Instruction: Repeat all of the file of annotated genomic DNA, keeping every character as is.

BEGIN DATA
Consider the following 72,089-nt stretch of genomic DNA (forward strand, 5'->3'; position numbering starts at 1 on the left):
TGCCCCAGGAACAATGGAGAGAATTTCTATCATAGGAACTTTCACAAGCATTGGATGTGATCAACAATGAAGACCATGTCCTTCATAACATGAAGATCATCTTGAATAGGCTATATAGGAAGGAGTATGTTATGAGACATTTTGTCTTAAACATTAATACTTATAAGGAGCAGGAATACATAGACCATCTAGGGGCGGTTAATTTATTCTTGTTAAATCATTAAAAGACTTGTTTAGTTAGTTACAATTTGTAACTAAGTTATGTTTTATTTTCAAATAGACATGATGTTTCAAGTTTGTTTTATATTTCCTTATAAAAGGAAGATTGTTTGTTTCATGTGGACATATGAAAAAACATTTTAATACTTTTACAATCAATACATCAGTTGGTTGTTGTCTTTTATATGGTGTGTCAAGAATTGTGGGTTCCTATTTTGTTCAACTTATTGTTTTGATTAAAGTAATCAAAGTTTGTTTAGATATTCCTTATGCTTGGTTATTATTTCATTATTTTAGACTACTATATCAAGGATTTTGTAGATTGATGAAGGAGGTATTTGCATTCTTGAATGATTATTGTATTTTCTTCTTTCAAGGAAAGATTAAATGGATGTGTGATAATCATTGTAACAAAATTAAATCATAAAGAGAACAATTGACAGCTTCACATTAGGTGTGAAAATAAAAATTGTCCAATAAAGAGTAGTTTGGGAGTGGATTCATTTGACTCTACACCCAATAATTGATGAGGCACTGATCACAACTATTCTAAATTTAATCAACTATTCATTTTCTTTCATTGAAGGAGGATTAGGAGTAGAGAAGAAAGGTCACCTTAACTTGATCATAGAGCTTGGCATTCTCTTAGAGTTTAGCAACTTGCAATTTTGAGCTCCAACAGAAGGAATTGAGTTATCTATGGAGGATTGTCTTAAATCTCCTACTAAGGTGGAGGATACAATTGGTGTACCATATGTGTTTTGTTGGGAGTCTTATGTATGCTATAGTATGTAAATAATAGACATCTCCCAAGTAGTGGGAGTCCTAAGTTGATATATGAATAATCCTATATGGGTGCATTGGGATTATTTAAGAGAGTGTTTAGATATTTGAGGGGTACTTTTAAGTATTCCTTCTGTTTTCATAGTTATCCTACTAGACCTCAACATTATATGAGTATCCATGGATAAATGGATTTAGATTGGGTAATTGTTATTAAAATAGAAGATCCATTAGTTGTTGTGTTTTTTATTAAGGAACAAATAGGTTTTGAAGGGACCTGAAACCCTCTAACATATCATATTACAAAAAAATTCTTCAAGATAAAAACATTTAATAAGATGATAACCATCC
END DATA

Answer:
Consider the following 72,089-nt stretch of genomic DNA (forward strand, 5'->3'; position numbering starts at 1 on the left):
TGCCCCAGGAACAATGGAGAGAATTTCTATCATAGGAACTTTCACAAGCATTGGATGTGATCAACAATGAAGACCATGTCCTTCATAACATGAAGATCATCTTGAATAGGCTATATAGGAAGGAGTATGTTATGAGACATTTTGTCTTAAACATTAATACTTATAAGGAGCAGGAATACATAGACCATCTAGGGGCGGTTAATTTATTCTTGTTAAATCATTAAAAGACTTGTTTAGTTAGTTACAATTTGTAACTAAGTTATGTTTTATTTTCAAATAGACATGATGTTTCAAGTTTGTTTTATATTTCCTTATAAAAGGAAGATTGTTTGTTTCATGTGGACATATGAAAAAACATTTTAATACTTTTACAATCAATACATCAGTTGGTTGTTGTCTTTTATATGGTGTGTCAAGAATTGTGGGTTCCTATTTTGTTCAACTTATTGTTTTGATTAAAGTAATCAAAGTTTGTTTAGATATTCCTTATGCTTGGTTATTATTTCATTATTTTAGACTACTATATCAAGGATTTTGTAGATTGATGAAGGAGGTATTTGCATTCTTGAATGATTATTGTATTTTCTTCTTTCAAGGAAAGATTAAATGGATGTGTGATAATCATTGTAACAAAATTAAATCATAAAGAGAACAATTGACAGCTTCACATTAGGTGTGAAAATAAAAATTGTCCAATAAAGAGTAGTTTGGGAGTGGATTCATTTGACTCTACACCCAATAATTGATGAGGCACTGATCACAACTATTCTAAATTTAATCAACTATTCATTTTCTTTCATTGAAGGAGGATTAGGAGTAGAGAAGAAAGGTCACCTTAACTTGATCATAGAGCTTGGCATTCTCTTAGAGTTTAGCAACTTGCAATTTTGAGCTCCAACAGAAGGAATTGAGTTATCTATGGAGGATTGTCTTAAATCTCCTACTAAGGTGGAGGATACAATTGGTGTACCATATGTGTTTTGTTGGGAGTCTTATGTATGCTATAGTATGTAAATAATAGACATCTCCCAAGTAGTGGGAGTCCTAAGTTGATATATGAATAATCCTATATGGGTGCATTGGGATTATTTAAGAGAGTGTTTAGATATTTGAGGGGTACTTTTAAGTATTCCTTCTGTTTTCATAGTTATCCTACTAGACCTCAACATTATATGAGTATCCATGGATAAATGGATTTAGATTGGGTAATTGTTATTAAAATAGAAGATCCATTAGTTGTTGTGTTTTTTATTAAGGAACAAATAGGTTTTGAAGGGACCTGAAACCCTCTAACATATCATATTACAAAAAAATTCTTCAAGATAAAAACATTTAATAAGATGATAACCATCC